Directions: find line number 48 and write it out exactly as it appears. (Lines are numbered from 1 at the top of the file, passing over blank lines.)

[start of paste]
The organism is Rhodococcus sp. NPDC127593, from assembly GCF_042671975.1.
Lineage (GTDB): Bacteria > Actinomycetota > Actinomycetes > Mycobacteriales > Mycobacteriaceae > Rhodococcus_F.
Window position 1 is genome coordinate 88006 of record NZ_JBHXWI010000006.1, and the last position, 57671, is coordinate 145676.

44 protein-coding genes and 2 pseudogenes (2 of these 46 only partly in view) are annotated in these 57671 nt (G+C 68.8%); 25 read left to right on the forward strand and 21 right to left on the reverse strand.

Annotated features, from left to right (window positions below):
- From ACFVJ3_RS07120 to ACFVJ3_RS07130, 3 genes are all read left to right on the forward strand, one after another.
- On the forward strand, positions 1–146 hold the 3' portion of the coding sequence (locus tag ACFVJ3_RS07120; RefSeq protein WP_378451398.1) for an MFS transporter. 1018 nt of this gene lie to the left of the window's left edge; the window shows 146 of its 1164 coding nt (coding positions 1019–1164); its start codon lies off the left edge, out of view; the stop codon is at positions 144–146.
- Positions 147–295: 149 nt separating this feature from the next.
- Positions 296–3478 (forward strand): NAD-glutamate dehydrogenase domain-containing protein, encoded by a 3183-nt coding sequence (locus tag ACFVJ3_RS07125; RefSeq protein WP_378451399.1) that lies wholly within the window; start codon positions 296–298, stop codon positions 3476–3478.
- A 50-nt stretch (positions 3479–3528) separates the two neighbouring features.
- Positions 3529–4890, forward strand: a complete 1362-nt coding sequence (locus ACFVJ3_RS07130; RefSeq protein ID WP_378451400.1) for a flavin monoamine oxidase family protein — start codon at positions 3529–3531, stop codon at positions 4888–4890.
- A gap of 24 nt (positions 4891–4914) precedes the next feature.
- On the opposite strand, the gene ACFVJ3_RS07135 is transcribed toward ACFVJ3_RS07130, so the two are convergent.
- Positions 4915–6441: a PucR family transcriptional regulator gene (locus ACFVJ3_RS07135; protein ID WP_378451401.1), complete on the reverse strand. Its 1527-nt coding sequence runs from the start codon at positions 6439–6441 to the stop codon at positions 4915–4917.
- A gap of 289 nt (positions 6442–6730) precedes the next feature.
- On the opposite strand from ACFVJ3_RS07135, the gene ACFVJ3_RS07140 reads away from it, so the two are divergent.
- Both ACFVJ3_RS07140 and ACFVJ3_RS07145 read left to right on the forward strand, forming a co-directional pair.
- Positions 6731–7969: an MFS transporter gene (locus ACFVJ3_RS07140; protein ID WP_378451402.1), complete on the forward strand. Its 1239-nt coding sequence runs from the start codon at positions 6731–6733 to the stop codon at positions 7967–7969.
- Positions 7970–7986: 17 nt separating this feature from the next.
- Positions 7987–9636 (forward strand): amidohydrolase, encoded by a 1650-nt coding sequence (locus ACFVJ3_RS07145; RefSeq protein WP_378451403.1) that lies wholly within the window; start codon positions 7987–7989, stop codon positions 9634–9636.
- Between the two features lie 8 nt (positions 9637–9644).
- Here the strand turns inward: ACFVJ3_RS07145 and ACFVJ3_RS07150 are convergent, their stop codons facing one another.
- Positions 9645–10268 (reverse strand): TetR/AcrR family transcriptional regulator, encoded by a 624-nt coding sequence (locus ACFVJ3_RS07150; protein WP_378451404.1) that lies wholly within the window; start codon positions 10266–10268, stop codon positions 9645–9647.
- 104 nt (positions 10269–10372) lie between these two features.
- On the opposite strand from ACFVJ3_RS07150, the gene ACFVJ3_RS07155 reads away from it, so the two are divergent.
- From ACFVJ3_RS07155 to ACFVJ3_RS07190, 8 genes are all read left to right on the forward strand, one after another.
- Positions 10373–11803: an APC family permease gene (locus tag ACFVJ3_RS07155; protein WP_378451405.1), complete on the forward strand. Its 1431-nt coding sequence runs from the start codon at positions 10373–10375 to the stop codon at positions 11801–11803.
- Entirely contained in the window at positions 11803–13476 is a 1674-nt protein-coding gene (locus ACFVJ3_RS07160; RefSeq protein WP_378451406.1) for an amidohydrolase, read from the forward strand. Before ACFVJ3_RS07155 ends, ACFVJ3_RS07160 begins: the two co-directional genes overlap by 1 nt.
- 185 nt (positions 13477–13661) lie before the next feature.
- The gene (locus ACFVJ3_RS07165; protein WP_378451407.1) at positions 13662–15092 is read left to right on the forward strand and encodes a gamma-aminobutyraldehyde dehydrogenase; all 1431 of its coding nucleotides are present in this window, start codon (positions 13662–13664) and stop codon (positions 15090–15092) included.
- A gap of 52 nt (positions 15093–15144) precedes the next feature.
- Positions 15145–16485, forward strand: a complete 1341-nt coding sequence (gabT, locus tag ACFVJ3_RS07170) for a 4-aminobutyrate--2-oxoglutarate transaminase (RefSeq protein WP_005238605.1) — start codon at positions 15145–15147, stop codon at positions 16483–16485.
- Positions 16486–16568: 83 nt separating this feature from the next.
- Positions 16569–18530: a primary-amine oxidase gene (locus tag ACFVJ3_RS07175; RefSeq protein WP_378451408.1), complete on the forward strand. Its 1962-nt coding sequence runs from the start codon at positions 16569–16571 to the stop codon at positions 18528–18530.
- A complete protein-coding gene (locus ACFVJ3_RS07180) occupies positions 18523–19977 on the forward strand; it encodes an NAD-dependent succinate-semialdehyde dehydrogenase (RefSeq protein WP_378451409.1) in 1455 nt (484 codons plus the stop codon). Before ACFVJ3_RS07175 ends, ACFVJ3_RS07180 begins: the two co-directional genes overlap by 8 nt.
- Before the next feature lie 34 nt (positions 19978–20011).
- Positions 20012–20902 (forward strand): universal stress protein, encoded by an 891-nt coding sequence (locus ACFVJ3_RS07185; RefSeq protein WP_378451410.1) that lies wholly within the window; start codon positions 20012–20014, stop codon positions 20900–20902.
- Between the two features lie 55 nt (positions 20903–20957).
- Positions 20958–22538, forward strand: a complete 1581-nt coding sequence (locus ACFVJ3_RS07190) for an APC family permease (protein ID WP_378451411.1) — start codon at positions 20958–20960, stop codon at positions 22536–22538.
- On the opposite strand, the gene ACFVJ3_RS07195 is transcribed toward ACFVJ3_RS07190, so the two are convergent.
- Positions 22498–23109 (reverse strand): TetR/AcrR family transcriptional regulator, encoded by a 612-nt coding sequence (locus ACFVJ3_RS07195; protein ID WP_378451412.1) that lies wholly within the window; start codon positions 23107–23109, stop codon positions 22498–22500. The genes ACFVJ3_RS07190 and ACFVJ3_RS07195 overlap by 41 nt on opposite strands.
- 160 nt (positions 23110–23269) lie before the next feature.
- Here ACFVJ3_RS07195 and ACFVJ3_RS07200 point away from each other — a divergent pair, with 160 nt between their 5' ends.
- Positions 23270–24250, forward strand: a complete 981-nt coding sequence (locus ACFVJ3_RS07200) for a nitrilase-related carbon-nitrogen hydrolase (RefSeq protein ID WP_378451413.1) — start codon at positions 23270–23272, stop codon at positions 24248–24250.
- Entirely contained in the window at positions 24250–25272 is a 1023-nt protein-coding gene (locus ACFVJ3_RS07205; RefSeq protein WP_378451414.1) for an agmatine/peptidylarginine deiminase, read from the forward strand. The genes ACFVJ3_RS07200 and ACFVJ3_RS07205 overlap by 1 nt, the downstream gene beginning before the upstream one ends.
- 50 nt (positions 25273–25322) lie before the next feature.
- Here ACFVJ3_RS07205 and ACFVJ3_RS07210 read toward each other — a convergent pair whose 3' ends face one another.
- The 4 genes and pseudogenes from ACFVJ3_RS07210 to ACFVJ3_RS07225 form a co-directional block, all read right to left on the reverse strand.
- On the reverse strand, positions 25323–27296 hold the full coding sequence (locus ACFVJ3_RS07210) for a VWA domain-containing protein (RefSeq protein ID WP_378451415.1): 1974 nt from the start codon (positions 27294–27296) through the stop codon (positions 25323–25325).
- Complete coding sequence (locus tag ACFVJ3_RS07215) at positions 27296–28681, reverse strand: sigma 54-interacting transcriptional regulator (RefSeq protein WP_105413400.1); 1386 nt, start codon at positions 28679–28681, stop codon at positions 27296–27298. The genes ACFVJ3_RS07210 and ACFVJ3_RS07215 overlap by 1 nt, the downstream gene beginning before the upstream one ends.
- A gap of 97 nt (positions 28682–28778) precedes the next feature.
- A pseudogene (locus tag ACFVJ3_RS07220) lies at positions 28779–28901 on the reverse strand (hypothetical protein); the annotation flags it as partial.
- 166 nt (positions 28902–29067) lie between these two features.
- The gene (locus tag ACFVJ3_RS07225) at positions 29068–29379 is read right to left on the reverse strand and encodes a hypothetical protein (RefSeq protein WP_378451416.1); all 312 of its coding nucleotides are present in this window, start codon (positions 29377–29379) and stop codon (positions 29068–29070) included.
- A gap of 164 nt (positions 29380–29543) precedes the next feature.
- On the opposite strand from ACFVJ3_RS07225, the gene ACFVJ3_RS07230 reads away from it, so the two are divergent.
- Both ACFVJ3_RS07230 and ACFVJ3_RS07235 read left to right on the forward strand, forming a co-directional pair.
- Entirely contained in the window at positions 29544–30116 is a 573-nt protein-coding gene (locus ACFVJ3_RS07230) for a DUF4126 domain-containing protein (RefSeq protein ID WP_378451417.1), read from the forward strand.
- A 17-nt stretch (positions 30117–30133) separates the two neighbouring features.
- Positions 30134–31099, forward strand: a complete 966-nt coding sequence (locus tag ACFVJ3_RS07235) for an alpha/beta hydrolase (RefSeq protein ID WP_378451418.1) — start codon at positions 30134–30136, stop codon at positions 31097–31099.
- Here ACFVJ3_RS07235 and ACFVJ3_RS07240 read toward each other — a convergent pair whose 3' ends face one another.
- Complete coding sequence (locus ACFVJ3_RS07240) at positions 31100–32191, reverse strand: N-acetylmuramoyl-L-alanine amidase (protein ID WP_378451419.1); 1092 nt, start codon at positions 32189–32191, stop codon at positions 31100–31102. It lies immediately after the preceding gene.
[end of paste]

- The 4 genes and pseudogenes from ACFVJ3_RS07210 to ACFVJ3_RS07225 form a co-directional block, all read right to left on the reverse strand.